At Kingdom Cyber Security 2017 (KCS), you will be tackling the hot issue of protection of critical national infrastructure. Can you elaborate a bit?
My contribution to the Kingdom Cyber Security event is based on one important recommendation of the UN GGE on Developments in the Field of Information and Telecommunications in the Context of International Security that refers to the use and operation of critical infrastructure. This recommendation was included in the 2015 report and emphasizes that States should take appropriate measures to protect their critical infrastructure from ICT threats. Also, States should not harm the information systems of the authorized emergency response teams of another State or use those teams to engage in malicious international activity. Last but not least important, States should encourage the responsible reporting of ICT vulnerabilities and take reasonable steps to ensure the integrity of the supply chain and prevent the proliferation of malicious ICT tools, techniques or harmful hidden functions.
What are the top takeaways for the attendees?
My goal is to share with the participants and attendees the Spanish approach in general to three issues: how to improve regional security of critical ICT infrastructure, how to elaborate voluntary Confidence-Building Measures (CBMs) and how to develop capabilities for CIIP (Critical Information Infrastructure Protection). In particular, I believe that I may contribute with some views on how to develop inter-regional formats for cooperation in cyber security, based on my experience as a diplomat in UN and OSCE (Organization for Security and Cooperation in Europe).
Why are you participating in the Kingdom Cyber Security 2017?
Spain considers that ICT provide immense opportunities and continue to grow in importance for the international community. However, there are disturbing trends representing risks for international peace and security. States should therefore cooperate effectively in order to prevent harmful practices in cyberspace. At the same time, the international cyber security market, one of the fastest growing markets in the ICT sector, yields huge economic opportunities for small and medium-sized cyber-enterprises. KCS is an excellent opportunity to explore experiences from Saudi Arabia and other partner countries in the development of public and private partnerships in this area.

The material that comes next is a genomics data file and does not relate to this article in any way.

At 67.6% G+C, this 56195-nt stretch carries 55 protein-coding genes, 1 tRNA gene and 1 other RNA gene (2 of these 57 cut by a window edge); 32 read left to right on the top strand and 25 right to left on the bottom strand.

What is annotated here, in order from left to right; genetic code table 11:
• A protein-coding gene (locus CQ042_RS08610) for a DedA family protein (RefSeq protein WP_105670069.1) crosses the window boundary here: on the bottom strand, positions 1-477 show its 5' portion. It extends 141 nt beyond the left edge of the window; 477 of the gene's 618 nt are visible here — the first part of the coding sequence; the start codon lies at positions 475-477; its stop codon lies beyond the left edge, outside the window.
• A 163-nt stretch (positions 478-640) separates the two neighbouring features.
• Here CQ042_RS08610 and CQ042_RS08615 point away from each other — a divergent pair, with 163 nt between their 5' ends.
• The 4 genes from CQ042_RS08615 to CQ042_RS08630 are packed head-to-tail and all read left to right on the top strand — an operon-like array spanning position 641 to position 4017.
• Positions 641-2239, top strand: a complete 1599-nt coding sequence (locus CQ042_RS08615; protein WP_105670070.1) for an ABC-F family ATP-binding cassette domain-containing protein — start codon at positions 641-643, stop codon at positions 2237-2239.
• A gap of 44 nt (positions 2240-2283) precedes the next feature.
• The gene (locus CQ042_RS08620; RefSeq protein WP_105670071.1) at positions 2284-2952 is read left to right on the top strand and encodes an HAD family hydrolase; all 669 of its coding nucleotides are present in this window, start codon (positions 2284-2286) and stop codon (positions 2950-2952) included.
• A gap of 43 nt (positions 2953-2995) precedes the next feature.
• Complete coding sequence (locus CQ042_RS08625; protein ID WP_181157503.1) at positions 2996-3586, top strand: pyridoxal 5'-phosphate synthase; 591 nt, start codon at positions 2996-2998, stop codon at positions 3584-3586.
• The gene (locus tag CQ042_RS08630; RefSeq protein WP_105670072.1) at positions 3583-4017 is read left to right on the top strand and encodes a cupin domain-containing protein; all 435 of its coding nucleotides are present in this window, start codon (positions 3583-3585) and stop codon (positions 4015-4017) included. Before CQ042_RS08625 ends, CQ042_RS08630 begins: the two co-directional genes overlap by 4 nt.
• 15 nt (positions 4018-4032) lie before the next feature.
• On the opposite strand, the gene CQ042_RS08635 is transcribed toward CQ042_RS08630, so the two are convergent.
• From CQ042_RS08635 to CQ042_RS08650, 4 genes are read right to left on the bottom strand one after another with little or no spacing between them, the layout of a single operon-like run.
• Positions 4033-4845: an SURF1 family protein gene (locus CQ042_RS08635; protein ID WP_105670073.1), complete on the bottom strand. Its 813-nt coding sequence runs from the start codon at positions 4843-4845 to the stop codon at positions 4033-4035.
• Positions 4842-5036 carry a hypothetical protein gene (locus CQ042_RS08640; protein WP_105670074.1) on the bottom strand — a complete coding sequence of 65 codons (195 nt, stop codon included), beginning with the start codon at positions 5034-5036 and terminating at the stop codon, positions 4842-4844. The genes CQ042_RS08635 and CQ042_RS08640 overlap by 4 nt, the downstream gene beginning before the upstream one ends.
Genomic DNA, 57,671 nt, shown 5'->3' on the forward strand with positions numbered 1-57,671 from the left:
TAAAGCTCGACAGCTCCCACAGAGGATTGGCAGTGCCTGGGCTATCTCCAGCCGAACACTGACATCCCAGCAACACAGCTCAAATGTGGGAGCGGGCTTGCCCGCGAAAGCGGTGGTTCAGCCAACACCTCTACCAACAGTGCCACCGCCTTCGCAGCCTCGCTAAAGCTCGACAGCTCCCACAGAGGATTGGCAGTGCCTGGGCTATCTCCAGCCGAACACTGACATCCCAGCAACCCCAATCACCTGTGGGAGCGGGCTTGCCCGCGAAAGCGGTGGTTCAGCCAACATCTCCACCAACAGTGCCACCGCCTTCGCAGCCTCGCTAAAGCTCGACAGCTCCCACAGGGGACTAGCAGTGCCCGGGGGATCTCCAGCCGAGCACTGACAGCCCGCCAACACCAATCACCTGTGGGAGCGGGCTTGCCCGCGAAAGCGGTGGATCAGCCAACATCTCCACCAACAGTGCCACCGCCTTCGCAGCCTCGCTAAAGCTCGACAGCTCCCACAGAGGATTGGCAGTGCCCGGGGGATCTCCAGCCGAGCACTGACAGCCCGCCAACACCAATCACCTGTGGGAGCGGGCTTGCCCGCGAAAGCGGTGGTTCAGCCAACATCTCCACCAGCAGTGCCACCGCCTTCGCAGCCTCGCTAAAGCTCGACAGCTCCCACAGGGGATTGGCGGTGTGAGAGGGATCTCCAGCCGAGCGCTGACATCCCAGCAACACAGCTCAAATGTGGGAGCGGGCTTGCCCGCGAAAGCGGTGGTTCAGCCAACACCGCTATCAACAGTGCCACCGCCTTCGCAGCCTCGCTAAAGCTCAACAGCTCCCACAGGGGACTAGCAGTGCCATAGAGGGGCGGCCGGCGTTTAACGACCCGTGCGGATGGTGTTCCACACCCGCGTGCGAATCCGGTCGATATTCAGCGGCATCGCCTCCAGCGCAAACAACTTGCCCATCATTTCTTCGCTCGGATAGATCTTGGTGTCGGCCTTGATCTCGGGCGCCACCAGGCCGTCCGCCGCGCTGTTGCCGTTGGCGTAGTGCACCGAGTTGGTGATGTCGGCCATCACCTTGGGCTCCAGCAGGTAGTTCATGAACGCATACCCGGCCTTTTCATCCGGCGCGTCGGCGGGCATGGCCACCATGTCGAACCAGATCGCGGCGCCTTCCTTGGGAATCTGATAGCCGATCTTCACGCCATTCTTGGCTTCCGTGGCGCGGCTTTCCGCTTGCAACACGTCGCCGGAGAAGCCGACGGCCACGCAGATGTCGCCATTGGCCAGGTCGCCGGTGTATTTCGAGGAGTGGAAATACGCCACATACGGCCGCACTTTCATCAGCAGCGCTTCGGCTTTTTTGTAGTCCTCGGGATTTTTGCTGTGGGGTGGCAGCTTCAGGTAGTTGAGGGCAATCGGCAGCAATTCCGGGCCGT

Saudi Arabia is presently gearing up for a nationwide digital transformation. This means that improving and protecting technological infrastructure in the country is necessary. Exchange of best practices in this respect may be very useful for both parties. This is the first time that Spain is participating in the event, and I am really looking forward to discussing with other participants and the Middle East’s top government and business security experts about how to address the growing concern over securing critical infrastructure. Kingdom Cyber Security has a great importance and is also an opportunity to explore with Saudi government agencies and other major stakeholders on how to collaborate on issues like cyber security governance and adoption of recognized information security frameworks.
Why is Saudi Arabia an important market/platform for you?
During King Felipe VI’s visit in January, Spain and Saudi Arabia discussed cooperation between the two countries in various technological fields. Cyber security is becoming more and more intrinsic in industry. And experts agree that cyber security will become one of hottest industries globally by 2020. From this perspective, Saudi Arabia plays a key role in the region, and the development of Saudi-Spanish joint ventures would strengthen both countries’ capacities in the cyber security industry and would allow Saudi-Spanish businesses to seize these opportunities and reinforce trust of citizens and businesses in the digital world, contributing to the global goal of ICT security.